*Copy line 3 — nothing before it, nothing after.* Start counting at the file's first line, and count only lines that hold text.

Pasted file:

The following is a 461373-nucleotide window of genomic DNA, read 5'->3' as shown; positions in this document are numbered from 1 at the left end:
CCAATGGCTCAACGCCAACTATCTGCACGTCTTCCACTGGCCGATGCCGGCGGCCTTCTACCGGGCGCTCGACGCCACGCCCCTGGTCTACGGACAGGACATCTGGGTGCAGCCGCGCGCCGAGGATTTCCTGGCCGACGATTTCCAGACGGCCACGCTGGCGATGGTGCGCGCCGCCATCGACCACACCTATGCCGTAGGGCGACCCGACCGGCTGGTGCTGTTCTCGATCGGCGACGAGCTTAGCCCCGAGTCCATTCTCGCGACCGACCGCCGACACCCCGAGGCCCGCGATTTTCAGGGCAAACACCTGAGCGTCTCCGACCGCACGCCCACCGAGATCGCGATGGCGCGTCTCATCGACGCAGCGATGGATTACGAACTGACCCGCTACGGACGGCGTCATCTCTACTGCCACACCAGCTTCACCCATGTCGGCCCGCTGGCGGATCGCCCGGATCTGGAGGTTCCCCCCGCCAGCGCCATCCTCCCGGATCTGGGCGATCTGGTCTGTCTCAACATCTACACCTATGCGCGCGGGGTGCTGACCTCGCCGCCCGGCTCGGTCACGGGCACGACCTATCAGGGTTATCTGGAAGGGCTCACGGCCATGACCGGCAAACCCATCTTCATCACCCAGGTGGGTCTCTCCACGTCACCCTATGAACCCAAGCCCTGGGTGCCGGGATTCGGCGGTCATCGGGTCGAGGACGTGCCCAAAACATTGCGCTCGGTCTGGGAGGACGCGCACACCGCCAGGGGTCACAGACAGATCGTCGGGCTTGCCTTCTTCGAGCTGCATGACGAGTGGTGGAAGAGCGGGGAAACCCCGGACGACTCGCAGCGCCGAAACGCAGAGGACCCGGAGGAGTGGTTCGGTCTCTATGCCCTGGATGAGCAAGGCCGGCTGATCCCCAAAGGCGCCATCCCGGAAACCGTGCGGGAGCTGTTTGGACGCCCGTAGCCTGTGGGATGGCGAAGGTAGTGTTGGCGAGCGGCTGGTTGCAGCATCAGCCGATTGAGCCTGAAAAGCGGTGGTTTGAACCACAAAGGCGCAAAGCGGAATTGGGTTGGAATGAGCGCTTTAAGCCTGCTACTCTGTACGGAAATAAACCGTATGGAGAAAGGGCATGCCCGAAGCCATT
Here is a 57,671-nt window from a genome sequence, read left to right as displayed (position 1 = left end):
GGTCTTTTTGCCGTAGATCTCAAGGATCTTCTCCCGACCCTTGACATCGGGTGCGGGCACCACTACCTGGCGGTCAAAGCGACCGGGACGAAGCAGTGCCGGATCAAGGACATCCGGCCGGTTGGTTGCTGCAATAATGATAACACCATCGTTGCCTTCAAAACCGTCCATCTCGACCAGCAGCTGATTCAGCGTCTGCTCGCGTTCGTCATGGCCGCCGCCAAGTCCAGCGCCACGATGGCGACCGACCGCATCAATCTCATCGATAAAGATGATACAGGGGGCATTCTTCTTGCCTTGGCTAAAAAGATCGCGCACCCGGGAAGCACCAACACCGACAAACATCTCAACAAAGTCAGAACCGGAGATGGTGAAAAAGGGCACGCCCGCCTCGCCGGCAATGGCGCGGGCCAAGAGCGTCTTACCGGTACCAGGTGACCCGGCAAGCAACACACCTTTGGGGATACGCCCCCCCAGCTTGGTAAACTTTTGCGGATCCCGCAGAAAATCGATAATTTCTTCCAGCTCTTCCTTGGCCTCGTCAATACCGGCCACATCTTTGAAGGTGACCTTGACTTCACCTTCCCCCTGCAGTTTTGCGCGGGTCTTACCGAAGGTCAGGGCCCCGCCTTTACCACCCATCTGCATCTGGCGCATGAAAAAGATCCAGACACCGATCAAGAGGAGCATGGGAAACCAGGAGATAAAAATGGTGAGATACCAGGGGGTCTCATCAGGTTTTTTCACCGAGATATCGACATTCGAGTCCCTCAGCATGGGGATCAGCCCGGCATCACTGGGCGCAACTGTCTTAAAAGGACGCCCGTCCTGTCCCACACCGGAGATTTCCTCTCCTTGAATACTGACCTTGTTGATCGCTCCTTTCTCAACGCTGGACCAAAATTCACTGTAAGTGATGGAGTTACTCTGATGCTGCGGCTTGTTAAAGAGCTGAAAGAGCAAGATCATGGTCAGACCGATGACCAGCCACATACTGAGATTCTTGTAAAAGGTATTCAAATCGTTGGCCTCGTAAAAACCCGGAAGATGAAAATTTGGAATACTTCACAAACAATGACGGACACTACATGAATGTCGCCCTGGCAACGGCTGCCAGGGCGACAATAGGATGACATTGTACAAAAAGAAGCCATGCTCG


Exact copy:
Here is a 57,671-nt window from a genome sequence, read left to right as displayed (position 1 = left end):